Since 2000, World Book and Copyright Day has inspired another initiative of professional organizations which receives the assistance of UNESCO and backing from States: World Book Capital City. Each year a city is chosen which undertakes to maintain, through its own initiatives, the impetus of the Day’s celebrations until 23 April of the following year. Almost all the regions of the world, in turn, have already been involved in this process, which thus transforms the celebration of books and copyright into a recurrent activity, extending still further the geographical and cultural influence of books.

Over recent years, the World Day has shown that it can be a potent symbol for the launch of major support operations, in particular in Latin America and Africa.

Key Documents

Related Links

United Nations

UNESCO

World Intellectual Property Organization

Other Links

 

Woodrow Wilson Reading Room
A view of a section of the Woodrow Wilson Reading Room on the second floor of the Dag Hammarskjöld Library at UN Headquarters, NY. The room, which seats 36 persons, houses the collections of books and documents presented to the United Nations in 1950 by the Woodrow Wilson Foundation.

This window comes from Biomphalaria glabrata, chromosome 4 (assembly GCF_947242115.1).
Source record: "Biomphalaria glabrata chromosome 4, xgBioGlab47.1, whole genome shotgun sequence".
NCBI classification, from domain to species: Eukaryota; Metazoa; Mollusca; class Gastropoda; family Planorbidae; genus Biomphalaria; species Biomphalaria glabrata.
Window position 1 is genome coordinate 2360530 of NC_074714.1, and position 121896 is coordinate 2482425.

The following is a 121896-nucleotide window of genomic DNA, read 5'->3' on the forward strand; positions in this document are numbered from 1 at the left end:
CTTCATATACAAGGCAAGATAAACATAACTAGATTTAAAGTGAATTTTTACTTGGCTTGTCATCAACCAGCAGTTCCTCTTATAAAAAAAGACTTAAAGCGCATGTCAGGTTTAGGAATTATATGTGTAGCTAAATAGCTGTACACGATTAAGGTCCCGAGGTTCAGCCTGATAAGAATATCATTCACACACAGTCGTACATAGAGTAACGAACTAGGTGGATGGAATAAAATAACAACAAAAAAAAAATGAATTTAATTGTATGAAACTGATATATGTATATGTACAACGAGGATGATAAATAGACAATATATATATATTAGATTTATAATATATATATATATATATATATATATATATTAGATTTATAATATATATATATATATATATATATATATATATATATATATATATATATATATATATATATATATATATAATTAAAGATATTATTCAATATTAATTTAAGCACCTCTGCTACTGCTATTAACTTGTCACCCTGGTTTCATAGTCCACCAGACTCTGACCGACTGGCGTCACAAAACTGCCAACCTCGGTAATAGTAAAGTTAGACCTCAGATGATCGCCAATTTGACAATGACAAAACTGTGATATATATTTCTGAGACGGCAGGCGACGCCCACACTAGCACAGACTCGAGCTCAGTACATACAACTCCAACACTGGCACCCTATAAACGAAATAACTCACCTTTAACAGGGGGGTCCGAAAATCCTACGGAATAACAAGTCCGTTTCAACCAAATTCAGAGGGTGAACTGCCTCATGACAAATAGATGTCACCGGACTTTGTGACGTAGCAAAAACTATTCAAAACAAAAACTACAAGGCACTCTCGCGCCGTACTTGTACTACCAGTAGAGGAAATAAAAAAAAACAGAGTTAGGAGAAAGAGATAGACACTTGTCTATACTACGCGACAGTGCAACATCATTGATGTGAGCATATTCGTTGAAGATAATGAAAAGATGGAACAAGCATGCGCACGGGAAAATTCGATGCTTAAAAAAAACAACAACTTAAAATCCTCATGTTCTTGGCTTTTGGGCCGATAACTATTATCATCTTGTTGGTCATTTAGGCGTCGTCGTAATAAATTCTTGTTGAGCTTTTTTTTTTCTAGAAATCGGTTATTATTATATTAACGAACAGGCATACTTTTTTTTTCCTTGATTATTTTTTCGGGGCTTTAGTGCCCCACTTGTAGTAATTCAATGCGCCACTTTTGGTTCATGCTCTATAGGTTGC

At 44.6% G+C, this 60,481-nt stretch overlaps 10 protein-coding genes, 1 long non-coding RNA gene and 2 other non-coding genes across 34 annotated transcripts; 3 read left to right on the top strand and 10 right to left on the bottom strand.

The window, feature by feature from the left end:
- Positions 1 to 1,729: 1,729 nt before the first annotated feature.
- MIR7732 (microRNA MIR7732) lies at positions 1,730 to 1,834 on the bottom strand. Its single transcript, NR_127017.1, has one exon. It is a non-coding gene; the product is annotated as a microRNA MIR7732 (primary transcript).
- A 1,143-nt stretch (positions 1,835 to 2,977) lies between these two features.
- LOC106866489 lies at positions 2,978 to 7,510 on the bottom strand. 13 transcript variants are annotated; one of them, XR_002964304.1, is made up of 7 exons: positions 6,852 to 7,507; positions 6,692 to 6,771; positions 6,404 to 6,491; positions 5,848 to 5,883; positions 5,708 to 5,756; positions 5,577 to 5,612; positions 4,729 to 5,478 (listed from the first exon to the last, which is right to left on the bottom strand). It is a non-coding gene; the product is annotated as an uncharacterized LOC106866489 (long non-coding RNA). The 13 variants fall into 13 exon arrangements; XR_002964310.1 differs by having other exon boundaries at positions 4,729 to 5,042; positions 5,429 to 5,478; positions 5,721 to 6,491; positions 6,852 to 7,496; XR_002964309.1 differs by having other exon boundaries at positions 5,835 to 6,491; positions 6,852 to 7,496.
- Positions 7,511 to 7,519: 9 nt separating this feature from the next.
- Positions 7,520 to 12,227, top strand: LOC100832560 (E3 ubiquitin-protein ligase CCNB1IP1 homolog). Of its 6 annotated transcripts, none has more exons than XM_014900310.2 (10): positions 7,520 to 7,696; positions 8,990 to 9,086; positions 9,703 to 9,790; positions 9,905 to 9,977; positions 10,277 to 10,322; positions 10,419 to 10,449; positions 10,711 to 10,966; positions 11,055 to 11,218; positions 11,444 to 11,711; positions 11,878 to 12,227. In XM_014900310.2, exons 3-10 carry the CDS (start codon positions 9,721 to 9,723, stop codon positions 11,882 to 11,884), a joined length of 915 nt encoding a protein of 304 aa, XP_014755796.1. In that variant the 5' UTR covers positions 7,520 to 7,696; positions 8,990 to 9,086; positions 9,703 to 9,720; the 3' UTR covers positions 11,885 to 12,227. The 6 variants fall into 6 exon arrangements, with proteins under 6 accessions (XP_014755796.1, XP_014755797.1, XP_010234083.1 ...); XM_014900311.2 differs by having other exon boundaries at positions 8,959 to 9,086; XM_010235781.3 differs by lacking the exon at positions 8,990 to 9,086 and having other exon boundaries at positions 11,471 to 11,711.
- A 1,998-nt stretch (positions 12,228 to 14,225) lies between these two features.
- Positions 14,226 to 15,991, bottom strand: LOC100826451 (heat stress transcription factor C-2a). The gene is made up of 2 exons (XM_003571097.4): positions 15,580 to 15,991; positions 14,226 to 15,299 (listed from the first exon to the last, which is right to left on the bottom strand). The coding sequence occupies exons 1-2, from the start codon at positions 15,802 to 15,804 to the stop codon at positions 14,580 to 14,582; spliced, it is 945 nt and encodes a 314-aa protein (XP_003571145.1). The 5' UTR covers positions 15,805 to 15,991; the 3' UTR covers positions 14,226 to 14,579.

Woman is signing her book for a guest at a busy bookshop.

“Those who say that the book offers a more intimate and less mediatized form of communication with the reader are right – there is no need to click on a mouse to plunge in,” says Antonio Skármeta in an article recently published in The UNESCO Courier. Other famous novelists, such as Jorge AdoumMiguel Angel AsturiasMarshall McLuhanAlejo CarpentierLe ClézioAndré MauroisAlberto MoraviaLuis Sepúlveda also talk about the same passion: books!

Read their texts and discover UNESCO's selection of articles on copyright issues.

International days are occasions to educate the public on issues of concern, to mobilize political will and resources to address global problems, and to celebrate and reinforce achievements of humanity. The existence of international days predates the establishment of the United Nations, but the UN has embraced them as a powerful advocacy tool. We also mark other UN observances.